When we got home, we both sat in the family room where I watched the news on PBS while she worked puzzles on her iPad. When it was almost 8:00, I told her I was going to take my shower. She decided to go into the bedroom. She sat down on the bed and pointed to the charging cable for her iPad. She didn’t say anything. I didn’t understand what she meant but said, “Yes.” When I said that, she reached down to disconnect the cable from the surge protector. Then I asked what she was going to do. She asked me what I wanted her to do. I told her she could leave it plugged in, that we were “not going anywhere now.” Then she said, “What am I going to do now?” I told her that it was getting near the time she would go to bed and that she might put on her night clothes. She indicated she would do that. Then she picked up her iPad and started to work on it in bed. After my shower, she was still in her clothes. I walked over to her side of the bed. She pointed to the sweater she was wearing. Then she said, “This or my night clothes?” I said, “Your night clothes.” In a few minutes, she got up and changed. Just another illustration of using minimal words and asking for my guidance even though she still wants to be very independent.

Yesterday afternoon, Kate and I were talking about some of our memories when I suggested that we start a project of writing down our memories from our life together. She liked the idea. This afternoon she had reached a point when she was ready for a change. We had been to Panera this morning. Then we had lunch. When we got home, she pruned in the yard. Then she had worked on her iPad for a while. I could tell she was getting bored. Instead of asking if she would like me to take her to Panera, I asked if she would like to work on our memory project. She liked the idea and suggested we do it at Panera. We did it. She told me from the start that she would have to depend on my memory. I suggested we try to write down how we met and something about our first date. Then we started a second section on places we have lived. We only addressed the first place in Fort Worth. I could see she was getting tired and suggested we stop. I told her that I didn’t want us to think of this as work, that we would not have to work on it every day, just as we felt we wanted to. This first effort was better than I might have predicted.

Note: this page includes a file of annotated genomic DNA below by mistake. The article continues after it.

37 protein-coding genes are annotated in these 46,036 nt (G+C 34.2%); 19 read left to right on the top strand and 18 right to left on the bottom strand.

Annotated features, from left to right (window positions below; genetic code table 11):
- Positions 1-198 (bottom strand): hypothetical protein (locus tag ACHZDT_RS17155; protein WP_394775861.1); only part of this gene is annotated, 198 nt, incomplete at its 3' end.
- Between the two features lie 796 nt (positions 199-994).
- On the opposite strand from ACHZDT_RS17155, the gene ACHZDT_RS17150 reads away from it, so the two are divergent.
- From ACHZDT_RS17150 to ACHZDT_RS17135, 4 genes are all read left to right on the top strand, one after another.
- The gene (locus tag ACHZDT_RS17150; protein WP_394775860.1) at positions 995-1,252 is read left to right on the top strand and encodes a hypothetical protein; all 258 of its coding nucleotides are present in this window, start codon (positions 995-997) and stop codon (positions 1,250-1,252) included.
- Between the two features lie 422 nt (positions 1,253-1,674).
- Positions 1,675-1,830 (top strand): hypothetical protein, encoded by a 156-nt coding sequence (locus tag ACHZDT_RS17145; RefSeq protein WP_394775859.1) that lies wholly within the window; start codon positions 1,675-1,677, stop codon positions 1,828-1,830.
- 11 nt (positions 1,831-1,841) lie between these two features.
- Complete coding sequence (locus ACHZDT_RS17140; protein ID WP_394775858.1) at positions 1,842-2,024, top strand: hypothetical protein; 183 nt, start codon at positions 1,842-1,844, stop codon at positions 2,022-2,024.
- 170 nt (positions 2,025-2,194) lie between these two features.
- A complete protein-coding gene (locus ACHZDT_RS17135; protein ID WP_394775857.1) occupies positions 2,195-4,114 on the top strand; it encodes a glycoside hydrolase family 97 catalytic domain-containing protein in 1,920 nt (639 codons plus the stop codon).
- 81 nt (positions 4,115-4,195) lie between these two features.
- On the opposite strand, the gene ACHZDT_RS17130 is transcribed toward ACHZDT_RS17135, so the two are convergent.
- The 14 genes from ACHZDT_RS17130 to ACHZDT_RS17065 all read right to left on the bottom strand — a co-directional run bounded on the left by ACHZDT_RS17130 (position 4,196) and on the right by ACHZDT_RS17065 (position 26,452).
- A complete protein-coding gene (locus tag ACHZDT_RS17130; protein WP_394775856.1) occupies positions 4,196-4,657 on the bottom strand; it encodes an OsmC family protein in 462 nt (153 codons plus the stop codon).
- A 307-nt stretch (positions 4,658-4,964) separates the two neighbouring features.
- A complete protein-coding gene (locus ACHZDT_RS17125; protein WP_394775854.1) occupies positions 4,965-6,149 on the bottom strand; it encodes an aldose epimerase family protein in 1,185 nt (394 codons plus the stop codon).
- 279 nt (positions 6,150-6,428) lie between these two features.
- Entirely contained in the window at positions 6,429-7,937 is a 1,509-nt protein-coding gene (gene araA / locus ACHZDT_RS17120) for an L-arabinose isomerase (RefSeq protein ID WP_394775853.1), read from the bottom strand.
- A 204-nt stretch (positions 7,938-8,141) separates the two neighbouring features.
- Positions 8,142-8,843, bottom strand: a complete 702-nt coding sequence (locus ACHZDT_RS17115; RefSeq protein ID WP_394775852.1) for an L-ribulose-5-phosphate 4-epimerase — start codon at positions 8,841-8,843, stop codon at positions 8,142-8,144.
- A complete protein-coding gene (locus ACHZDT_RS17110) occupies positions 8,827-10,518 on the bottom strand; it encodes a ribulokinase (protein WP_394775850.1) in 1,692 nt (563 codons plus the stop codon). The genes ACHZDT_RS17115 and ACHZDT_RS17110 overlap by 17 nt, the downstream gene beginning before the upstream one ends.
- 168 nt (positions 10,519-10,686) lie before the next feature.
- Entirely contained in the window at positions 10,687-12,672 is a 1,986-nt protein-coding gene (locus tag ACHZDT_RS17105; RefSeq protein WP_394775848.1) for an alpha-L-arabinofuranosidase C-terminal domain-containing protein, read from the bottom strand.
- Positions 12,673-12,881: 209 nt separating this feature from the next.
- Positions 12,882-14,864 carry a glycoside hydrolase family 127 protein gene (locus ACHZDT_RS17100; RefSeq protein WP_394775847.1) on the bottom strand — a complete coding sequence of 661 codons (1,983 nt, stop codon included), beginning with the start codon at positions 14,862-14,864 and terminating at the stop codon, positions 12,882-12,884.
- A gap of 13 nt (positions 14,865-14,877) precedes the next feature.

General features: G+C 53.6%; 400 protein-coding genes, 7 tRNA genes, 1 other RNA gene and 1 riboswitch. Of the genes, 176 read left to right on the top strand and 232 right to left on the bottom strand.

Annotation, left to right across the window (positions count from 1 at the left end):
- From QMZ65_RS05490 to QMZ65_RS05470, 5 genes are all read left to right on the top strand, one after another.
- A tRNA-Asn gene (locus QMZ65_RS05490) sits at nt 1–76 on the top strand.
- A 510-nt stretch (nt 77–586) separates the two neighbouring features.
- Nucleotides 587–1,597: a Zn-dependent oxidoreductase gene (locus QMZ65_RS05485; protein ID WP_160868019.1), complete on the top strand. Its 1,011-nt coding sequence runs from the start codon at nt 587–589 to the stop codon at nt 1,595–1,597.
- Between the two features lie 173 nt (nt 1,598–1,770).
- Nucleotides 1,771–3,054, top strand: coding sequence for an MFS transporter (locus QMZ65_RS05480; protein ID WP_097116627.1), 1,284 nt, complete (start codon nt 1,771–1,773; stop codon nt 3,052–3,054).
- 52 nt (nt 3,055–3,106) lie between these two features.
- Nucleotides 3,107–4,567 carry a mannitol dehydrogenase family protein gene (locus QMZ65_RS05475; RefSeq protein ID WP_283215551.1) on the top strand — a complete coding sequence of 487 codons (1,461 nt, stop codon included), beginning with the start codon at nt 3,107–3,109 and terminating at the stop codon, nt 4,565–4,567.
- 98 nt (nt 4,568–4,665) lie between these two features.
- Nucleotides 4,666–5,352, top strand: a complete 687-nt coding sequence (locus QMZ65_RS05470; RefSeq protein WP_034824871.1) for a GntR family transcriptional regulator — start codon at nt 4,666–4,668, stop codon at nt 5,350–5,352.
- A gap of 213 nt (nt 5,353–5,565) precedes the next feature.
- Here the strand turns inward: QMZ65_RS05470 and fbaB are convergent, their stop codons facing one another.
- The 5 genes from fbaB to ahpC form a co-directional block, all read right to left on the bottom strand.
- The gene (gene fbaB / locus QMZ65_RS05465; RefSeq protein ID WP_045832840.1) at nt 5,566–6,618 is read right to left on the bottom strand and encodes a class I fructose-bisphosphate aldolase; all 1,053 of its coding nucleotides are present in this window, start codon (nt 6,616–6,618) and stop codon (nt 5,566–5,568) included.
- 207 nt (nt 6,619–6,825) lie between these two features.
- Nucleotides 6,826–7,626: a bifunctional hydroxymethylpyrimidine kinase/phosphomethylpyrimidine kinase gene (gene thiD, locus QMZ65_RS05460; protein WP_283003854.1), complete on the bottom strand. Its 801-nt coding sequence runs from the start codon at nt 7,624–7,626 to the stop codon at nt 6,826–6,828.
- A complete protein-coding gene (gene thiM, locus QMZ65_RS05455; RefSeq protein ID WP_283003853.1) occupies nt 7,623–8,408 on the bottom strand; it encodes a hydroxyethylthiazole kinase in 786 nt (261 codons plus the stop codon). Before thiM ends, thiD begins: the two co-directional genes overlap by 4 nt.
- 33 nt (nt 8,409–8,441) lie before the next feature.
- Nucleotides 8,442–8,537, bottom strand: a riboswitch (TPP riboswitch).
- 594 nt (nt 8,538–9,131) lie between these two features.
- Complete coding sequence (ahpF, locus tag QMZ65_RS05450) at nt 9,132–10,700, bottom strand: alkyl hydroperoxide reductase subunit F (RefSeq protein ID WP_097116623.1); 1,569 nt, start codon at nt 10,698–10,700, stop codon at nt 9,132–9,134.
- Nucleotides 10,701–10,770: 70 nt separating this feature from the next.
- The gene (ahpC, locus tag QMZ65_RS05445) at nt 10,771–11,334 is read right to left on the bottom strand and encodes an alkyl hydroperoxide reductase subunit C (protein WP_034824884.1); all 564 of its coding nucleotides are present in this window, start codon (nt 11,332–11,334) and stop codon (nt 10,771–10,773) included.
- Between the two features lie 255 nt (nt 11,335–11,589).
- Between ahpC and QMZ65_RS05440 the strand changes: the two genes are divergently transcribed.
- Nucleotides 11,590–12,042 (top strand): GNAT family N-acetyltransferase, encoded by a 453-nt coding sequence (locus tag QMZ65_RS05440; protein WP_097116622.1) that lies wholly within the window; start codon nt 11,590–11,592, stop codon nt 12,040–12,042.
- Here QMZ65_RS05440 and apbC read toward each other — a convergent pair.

More Signs of Sundowning?

Since returning from dinner, Kate and I have been sitting in the family room. She has been working puzzles on her iPad. I have been watching the news. She has had a little problem taking her pills at night. It seems to cause a little reflux. I decided to divide her pills so that she takes half now and the other half a little later.

After she took them she got up and went to her room. She came out in a few minutes with another top over the one she had been wearing. She indicated she was ready. I asked her, “For what?” She told me, “Anything.” I told her I thought she was going to get ready for bed. She said it was too early. Then she went to our bedroom and said, “I’m just going to lie down in bedroom with my iPad for a while.”